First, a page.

REX – 32540
Safe - 7-9-2018 Manhattan
REX – 32540
Intake Date: 6/27/18 Intake Type: Owner Surrender
Medical Behavior: — Sex: Male Age: 1 year
Weight: 68.6 lbs
No medical information
A Little Bit About Me…
Let’s get to know each other a bit more…
Details on my behavior are…
Date of assessment: 28-Jun-2018
Look: 1. Dog’s eyes are averted, with tail wagging and ears back. Allows head to be held loosely in Assessor’s cupped hands.
Sensitivity: 1. Dog leans into the Assessor, eyes soft or squinty, soft and loose body, open mouth.
Tag: 4. Dog panics with vocalization combined with tail tuck, yelping and repeatedly trying to exit.
Paw squeeze 1: 2. Dog quickly pulls back.
Paw squeeze 2: 2. Dog quickly pull back.
Toy: 2. Dog takes toy away, keeps a firm hold. His/her body is between you and the toy, and is loose and wiggly. No growling or stiffness.
Summary: Rex approached the assessor with a soft body. He was social at the beginning of the assessment, but became fearful during tag, raising his hackles and barking once. He was social for the remainder of the assessment.
6/28: When introduced off leash to the female greeter dog, Rex greets politely and engages in bouts of running play.
6/29-6/30: Rex engages in exuberant play with female dogs.
Date of intake: 27-Jun-2018
Summary: Rex was active and had a loose body.
ENERGY LEVEL: Rex is described as having a high level of activity. He is a young, enthusiastic, social dog who will need daily mental and physical activity to keep him engaged and exercised. We recommend long-lasting chews, food puzzles, and hide-and-seek games, in additional to physical exercise, to positively direct his energy and enthusiasm.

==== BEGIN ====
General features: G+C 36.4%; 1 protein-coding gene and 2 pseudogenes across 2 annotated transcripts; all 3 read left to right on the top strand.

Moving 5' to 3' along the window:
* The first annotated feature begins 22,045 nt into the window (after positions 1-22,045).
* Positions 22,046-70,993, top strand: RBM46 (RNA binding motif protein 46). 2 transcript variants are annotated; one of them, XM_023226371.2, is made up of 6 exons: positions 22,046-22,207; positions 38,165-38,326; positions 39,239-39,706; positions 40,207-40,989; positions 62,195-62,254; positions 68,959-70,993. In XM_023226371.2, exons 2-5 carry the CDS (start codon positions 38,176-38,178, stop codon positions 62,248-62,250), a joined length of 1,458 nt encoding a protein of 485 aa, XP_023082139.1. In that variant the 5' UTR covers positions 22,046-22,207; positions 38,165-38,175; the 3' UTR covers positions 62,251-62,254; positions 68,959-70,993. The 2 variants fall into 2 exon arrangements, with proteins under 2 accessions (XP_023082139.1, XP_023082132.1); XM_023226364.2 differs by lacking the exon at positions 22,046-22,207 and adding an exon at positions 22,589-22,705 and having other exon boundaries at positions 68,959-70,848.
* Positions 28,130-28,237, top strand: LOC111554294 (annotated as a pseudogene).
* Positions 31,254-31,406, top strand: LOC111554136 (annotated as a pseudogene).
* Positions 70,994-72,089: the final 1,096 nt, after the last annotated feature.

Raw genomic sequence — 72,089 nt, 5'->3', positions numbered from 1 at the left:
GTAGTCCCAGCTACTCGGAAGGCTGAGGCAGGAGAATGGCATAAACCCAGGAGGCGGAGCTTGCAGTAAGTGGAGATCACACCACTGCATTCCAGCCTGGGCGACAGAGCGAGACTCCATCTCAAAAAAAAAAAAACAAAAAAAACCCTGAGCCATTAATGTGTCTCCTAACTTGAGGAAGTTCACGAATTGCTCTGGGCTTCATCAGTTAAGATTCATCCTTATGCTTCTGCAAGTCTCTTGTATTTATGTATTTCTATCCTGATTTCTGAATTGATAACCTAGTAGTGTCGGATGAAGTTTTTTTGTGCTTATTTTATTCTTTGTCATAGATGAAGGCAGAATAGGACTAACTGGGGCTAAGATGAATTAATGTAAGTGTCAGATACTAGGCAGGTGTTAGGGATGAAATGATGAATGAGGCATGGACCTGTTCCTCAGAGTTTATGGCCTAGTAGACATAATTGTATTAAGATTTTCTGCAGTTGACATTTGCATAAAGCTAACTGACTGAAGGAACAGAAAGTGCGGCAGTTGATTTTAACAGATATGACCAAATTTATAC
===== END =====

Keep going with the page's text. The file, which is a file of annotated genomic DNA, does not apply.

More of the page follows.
BEHAVIOR DETERMINATION: EXPERIENCE (suitable for an adopter with some previous dog experience, especially with the behaviors outlined below)
Recommendations: No young children (under 5)
Recommendations comments: No young children: Due to Rex’s response to the tag portion of the assessment, we feel he may become fearful of quick movements and recommend a home without young children.
Basic manners/poor impulse control
Fearful/potential for defensive aggression
Potential challenges comments:
Rex displayed fearful behavior during the tag portion of the assessment, raising his hackles and hard barking once. He was not reported to be fearful in his previous home so we do not know how or if this behavior may translate in a future home. If it does occur, guidance from a professional trainer/behaviorist is recommended to assess behavior after decompression in a new home environment. Force-free, reward based training is advised when introducing or exposing Rex to new and unfamiliar situations.
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View all entries in: Safe Dogs 2018-07